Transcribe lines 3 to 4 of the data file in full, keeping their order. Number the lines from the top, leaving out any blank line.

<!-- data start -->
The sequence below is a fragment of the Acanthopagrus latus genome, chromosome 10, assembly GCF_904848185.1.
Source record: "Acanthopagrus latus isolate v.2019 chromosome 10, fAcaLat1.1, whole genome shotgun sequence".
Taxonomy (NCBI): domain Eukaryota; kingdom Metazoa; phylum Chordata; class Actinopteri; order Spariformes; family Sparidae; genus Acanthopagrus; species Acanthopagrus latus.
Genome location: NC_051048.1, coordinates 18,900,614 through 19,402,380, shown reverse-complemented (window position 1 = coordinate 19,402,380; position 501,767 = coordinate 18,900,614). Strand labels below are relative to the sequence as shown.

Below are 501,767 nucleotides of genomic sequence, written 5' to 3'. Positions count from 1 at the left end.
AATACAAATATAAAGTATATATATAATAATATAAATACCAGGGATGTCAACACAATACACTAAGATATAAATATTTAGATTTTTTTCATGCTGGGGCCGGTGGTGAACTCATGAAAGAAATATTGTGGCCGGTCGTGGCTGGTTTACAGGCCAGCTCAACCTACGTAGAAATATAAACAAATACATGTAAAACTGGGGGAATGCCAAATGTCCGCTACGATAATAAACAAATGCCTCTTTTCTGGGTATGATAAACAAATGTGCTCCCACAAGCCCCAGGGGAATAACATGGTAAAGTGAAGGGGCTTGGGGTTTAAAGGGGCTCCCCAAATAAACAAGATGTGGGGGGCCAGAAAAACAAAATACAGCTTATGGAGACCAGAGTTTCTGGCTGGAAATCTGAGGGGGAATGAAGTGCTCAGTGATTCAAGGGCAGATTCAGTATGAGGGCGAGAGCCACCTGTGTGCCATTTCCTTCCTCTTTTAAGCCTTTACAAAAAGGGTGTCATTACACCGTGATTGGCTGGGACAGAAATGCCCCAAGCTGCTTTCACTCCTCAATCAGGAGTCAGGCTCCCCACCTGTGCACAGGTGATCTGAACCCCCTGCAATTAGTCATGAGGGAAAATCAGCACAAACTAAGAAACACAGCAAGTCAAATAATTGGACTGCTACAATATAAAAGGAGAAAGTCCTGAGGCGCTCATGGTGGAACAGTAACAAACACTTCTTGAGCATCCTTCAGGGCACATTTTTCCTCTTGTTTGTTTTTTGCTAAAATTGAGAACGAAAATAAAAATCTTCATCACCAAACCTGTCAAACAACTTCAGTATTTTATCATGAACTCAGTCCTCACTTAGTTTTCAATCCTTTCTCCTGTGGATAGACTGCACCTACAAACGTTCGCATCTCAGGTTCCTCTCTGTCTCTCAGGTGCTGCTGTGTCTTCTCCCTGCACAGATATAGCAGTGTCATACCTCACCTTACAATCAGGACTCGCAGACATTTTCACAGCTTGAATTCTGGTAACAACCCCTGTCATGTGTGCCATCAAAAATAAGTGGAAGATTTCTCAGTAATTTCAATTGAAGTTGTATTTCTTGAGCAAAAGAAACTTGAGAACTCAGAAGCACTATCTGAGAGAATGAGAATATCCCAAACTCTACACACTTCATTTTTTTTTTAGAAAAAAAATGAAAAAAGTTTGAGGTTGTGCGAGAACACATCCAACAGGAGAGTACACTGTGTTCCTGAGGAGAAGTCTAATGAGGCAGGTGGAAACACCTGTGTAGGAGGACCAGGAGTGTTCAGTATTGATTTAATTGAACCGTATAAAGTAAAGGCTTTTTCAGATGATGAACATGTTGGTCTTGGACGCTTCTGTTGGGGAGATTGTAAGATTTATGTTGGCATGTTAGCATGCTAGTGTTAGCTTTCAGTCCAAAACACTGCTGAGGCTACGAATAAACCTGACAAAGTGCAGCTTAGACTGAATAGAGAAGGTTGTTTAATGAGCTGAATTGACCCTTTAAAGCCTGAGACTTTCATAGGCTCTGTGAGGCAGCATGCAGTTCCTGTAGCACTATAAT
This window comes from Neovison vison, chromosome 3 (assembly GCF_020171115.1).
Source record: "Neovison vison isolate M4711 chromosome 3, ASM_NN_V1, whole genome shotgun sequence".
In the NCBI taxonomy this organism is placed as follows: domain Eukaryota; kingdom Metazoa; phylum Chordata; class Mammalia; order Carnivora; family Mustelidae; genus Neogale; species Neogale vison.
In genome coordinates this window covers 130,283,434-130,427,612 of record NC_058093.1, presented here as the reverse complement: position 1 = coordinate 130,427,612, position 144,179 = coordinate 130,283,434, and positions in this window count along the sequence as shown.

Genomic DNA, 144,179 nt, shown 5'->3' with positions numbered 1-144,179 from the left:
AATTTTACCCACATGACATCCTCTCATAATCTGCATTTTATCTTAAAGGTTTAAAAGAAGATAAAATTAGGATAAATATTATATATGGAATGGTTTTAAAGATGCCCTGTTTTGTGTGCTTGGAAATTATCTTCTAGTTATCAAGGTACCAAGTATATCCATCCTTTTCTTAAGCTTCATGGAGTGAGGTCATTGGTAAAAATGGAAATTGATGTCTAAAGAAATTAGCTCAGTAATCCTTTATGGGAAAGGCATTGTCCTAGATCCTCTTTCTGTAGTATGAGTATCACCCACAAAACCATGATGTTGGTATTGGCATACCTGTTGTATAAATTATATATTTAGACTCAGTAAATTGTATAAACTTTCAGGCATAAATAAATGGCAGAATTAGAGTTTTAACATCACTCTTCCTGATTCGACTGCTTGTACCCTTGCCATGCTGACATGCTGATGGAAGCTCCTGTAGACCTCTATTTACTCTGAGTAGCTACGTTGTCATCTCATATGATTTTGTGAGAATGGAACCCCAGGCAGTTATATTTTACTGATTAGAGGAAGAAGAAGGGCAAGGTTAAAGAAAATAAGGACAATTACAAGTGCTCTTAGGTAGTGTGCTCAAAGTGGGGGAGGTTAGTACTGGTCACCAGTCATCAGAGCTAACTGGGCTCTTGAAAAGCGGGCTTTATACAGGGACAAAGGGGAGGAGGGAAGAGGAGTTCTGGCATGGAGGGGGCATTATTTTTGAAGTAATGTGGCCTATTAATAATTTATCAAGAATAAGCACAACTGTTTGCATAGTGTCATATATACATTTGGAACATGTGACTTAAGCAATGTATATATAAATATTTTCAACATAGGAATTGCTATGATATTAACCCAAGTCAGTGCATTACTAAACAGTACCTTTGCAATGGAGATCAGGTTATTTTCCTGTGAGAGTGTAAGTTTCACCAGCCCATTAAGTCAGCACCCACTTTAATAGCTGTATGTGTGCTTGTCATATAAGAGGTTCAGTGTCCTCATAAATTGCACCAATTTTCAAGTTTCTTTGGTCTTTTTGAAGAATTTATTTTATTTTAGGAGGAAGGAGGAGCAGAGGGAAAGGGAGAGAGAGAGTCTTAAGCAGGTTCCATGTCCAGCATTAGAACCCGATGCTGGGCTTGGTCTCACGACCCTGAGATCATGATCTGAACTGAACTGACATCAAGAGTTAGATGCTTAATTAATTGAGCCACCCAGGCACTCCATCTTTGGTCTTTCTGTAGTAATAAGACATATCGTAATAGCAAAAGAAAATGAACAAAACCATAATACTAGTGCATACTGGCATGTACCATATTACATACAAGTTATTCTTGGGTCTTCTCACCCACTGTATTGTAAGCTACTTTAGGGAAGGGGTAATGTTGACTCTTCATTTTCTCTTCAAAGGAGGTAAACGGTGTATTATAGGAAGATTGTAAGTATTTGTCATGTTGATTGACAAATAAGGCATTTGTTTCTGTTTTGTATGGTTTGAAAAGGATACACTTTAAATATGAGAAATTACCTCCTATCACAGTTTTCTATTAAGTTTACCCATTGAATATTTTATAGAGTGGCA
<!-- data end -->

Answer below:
Taxonomy (NCBI): domain Eukaryota; kingdom Metazoa; phylum Chordata; class Actinopteri; order Spariformes; family Sparidae; genus Acanthopagrus; species Acanthopagrus latus.
Genome location: NC_051048.1, coordinates 18,900,614 through 19,402,380, shown reverse-complemented (window position 1 = coordinate 19,402,380; position 501,767 = coordinate 18,900,614). Strand labels below are relative to the sequence as shown.